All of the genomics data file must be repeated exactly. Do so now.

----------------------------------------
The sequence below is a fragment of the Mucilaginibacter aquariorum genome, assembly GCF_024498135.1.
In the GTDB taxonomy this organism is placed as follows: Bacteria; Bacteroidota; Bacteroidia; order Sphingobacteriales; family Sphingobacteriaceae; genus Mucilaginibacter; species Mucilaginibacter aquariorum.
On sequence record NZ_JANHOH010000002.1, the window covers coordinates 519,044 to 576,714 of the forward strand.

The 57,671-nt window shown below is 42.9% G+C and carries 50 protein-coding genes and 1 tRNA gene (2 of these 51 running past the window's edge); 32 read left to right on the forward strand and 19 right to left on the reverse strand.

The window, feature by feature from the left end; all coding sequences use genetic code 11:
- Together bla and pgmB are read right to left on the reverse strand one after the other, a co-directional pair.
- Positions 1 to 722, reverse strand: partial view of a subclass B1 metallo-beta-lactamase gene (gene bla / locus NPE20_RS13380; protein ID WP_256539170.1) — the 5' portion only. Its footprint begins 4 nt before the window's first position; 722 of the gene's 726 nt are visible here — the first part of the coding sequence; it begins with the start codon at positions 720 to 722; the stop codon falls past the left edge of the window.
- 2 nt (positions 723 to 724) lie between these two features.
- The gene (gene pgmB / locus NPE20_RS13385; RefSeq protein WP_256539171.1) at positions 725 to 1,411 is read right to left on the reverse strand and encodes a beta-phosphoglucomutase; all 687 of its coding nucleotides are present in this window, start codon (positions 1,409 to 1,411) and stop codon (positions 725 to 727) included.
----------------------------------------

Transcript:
The sequence below is a fragment of the Mucilaginibacter aquariorum genome, assembly GCF_024498135.1.
In the GTDB taxonomy this organism is placed as follows: Bacteria; Bacteroidota; Bacteroidia; order Sphingobacteriales; family Sphingobacteriaceae; genus Mucilaginibacter; species Mucilaginibacter aquariorum.
On sequence record NZ_JANHOH010000002.1, the window covers coordinates 519,044 to 576,714 of the forward strand.

The 57,671-nt window shown below is 42.9% G+C and carries 50 protein-coding genes and 1 tRNA gene (2 of these 51 running past the window's edge); 32 read left to right on the forward strand and 19 right to left on the reverse strand.

The window, feature by feature from the left end; all coding sequences use genetic code 11:
- Together bla and pgmB are read right to left on the reverse strand one after the other, a co-directional pair.
- Positions 1 to 722, reverse strand: partial view of a subclass B1 metallo-beta-lactamase gene (gene bla / locus NPE20_RS13380; protein ID WP_256539170.1) — the 5' portion only. Its footprint begins 4 nt before the window's first position; 722 of the gene's 726 nt are visible here — the first part of the coding sequence; it begins with the start codon at positions 720 to 722; the stop codon falls past the left edge of the window.
- 2 nt (positions 723 to 724) lie between these two features.
- The gene (gene pgmB / locus NPE20_RS13385; RefSeq protein WP_256539171.1) at positions 725 to 1,411 is read right to left on the reverse strand and encodes a beta-phosphoglucomutase; all 687 of its coding nucleotides are present in this window, start codon (positions 1,409 to 1,411) and stop codon (positions 725 to 727) included.